New Life and Old
Fifth Sunday of Lent. Fr Robert Pollock preaches on the encounter between Jesus and the sisters of Lazarus.
Today’s gospel describes an encounter between the Christ and the sisters of the dead Lazarus.
Encounters with God abound in the Scriptures. Each one is the occasion of a new way of seeing and understanding, of exploring on a deeper level the story of salvation, and our place in it.
Each of the gospel readings for the first four Sundays of Lent also described encounters: between the Christ and the devil in the desert, with the disciples on the mountain, with the woman at the well, and with the man born blind.
In each of these encounters something important emerged: in the desert the Christ expressed the true nature of sonship, on the mountain the disciples learned the true nature of discipleship, the woman at the well saw more deeply into living water, and the blind man taught us to understand the deeper nature of seeing.
Today’s gospel reading, which marks the passing of the mid-way point of Lent, is linked to the preceding gospel readings, but points us towards Easter, with its themes of death and resurrection, and offers a new, Christian understanding of death.
Several important ideas are used in this gospel passage: life, death, love and faith. As the story unfolds, these ideas take on a new and deeper meaning. Jesus
loved Martha and her sister and Lazarus.
When the sisters sent a message to the Christ, Lazarus is described as ‘the man you love’. They made a claim on the Christ, based not only on friendship, but on the much stronger bond, love.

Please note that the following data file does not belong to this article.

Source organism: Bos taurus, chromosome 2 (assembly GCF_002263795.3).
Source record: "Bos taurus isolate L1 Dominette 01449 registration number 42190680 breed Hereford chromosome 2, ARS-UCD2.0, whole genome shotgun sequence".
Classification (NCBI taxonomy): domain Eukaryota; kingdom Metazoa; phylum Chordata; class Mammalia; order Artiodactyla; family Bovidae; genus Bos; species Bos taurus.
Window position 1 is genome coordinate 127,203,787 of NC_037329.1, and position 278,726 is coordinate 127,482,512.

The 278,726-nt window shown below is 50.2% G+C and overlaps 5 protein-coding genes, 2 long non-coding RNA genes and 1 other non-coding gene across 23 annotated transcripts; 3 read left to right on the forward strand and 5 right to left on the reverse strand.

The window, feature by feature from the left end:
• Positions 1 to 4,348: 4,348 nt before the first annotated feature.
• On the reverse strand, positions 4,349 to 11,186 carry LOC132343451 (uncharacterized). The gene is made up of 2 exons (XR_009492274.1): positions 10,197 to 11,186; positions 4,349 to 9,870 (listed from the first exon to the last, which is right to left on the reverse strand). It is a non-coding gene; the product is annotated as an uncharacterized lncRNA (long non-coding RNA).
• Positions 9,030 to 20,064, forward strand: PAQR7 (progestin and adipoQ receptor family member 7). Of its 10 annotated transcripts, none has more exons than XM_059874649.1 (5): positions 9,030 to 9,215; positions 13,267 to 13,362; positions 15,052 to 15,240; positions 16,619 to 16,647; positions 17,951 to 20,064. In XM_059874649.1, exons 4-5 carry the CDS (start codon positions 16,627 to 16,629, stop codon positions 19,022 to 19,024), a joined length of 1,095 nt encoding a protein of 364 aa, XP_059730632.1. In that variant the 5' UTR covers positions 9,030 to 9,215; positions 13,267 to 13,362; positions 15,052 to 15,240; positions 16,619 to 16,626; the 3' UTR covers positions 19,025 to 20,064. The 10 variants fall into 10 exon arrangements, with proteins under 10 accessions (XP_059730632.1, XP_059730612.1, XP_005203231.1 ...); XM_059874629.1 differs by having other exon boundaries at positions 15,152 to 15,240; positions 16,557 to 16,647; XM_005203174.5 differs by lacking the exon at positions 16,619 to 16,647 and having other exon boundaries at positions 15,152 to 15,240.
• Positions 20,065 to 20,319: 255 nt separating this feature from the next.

When the Christ arrived at the house, Lazarus has died. An important conversation takes place between him and Martha. Even though she grieves at the loss of her brother, she expresses her faith and trust in the Christ:
If you had been here, my brother would not have died.
She seemed to accept that Lazarus was dead, something final which could not be challenged or undone, but she again expresses her faith by saying:
But I know that, even now, whatever you ask of God, he will grant you.
Martha was asking that Lazarus be restored to life. The Christ then moves the discussion on to a different level:
Your brother will rise again.
To which Martha replies,
I know that he will rise again on the last day.
The Christ replies,
I am the resurrection. If anyone believes in me, even though he dies he will live, and whoever lives and believes in me will never die.
He then invites Martha to assent to this, which she does. The condition of Lazarus being restored to life is faith in the resurrection.
Lazarus is brought back to life; he is not given new life, but the same life as he had before his death, with the same conditions and limitations, with death coming inevitably. But on the deeper level on which the Christ speaks, another kind of life is foretold.
Death would seem to be an end, final. This idea is challenged, and changed in the gospel. Our Lord was speaking of himself, and what he would achieve and bequeath to mankind by his death and resurrection.
He was on his way to Jerusalem, where, in obedience to the will of the Father, and out of love for the Father, he would die, and rise again, but in a way quite different from Lazarus. The seeming finality of death disappeared, and something greater and grander was born.
Our Lord was promising another kind of life, for which death was a preparation. Death is not an end, a finality, but the condition of passing into another kind of life, which is unbounded, has no limitations, eternal life with God.
By his death and resurrection the Christ offered to those who believe the reality of this new life. Lazarus did not receive new life, he was restored to his old life; the risen Christ brought a new kind of life, the old life gives way to a new life.
We express this truth this in the preface of the Mass for the Dead, when we celebrate the death of a Christian; life is changed, not taken away.